Selection of Brahman crossbred-breeding bulls based on phenotypic performance
Keywords:Brahma bull, growth performance, selection deferential, selection intensity
A beef breed development project was carried out in the Department of Livestock Services (DLS) in 2009 in selected areas of Bangladesh. Under this project, semen of Brahman bulls were imported from the USA and used to inseminate indigenous cows to produce graded calves. The present study was undertaken to select graded Brahman bulls of the aforesaid project for breeding purpose. Using the data of Brahman grade-1 population, 4 (four) bulls were selected based on external appearance, phenotypic performance and libido. Records on 233 Brahman grade-1 calves (127 male and 106 female) were analyzed by SAS computer program. Birth weight, yearling weight and average daily gain were estimated by considering sex and area groups. The birth weight was found to be 22.25±5.60 Kg for male and 20.33±3.88 Kg for female calves (average 21.38±4.98 Kg). The yearling weight of male and female calves was found to be 222.07±73.21 and 191.76±69.04 Kg, respectively. Highest yearling weight and average daily gain were found in Charghat (401.11±39.75 kg and 1034.82±107.90 g, respectively) while lowest values were in Thakurgaon area (152.69±52.74 Kg 369.42±141.94 g, respectively). The average daily gain male and female calves were 547.42±193.7 and 470.34±184.52 g, respectively. Area and sex had highly significant (p<0.001) effects on birth weight, yearling weight and average daily gain of calves. The average daily gain of four selected graded Brahman bull calves was 731 g. The estimated selection differential and selection intensity for average daily gain of the four bulls were 183.53 g and 2.263, respectively. The growth performance along with estimated selection intensity and selection differential for average daily gain indicated that these selected graded Brahman breeding bulls may generate a good opportunity to improve indigenous cattle for beef purposes.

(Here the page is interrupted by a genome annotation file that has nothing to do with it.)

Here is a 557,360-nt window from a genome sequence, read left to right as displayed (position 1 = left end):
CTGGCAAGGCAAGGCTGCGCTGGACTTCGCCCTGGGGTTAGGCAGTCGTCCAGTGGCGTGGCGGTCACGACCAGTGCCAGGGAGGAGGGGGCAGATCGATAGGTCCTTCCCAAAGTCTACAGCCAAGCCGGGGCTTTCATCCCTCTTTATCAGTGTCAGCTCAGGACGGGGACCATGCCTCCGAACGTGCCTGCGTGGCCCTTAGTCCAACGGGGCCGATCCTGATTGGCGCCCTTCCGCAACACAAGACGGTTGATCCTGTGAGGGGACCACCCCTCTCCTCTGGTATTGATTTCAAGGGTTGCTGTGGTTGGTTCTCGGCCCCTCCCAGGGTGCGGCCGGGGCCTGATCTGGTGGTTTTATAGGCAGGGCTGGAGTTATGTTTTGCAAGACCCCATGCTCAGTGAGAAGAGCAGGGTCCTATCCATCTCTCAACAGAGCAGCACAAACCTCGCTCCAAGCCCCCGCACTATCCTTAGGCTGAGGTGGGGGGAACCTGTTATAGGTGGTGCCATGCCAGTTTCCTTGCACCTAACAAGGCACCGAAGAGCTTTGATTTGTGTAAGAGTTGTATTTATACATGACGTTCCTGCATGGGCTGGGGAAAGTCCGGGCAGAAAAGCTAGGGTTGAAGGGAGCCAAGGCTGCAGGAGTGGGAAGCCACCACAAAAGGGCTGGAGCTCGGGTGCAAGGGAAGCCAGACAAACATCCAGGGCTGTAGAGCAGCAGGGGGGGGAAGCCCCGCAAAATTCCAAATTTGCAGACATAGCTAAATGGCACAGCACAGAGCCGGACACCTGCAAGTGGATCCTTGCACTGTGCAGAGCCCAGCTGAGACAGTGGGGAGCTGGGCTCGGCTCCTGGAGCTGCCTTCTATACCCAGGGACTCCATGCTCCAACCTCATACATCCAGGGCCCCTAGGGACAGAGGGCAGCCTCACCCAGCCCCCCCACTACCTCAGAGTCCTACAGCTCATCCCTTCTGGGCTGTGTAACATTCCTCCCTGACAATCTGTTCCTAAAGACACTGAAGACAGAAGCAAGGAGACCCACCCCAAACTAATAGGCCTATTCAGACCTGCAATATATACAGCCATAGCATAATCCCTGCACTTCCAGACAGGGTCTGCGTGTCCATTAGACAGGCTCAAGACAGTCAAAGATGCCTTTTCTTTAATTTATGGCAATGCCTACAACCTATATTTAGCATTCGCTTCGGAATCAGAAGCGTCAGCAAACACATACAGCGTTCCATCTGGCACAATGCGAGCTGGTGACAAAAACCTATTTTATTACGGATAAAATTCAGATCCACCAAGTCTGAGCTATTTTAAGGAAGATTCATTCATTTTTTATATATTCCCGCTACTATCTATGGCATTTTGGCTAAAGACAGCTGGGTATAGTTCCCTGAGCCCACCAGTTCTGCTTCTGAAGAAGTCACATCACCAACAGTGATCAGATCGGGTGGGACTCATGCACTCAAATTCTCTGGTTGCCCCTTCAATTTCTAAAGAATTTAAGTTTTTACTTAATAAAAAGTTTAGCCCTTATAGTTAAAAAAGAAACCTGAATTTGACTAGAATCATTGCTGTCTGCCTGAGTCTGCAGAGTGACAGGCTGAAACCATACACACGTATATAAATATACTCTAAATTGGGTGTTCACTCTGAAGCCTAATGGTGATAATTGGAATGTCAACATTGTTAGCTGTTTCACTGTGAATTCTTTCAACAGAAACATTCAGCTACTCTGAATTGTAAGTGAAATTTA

Bang. J. Anim. Sci. 2012. 41 (2): 60-66
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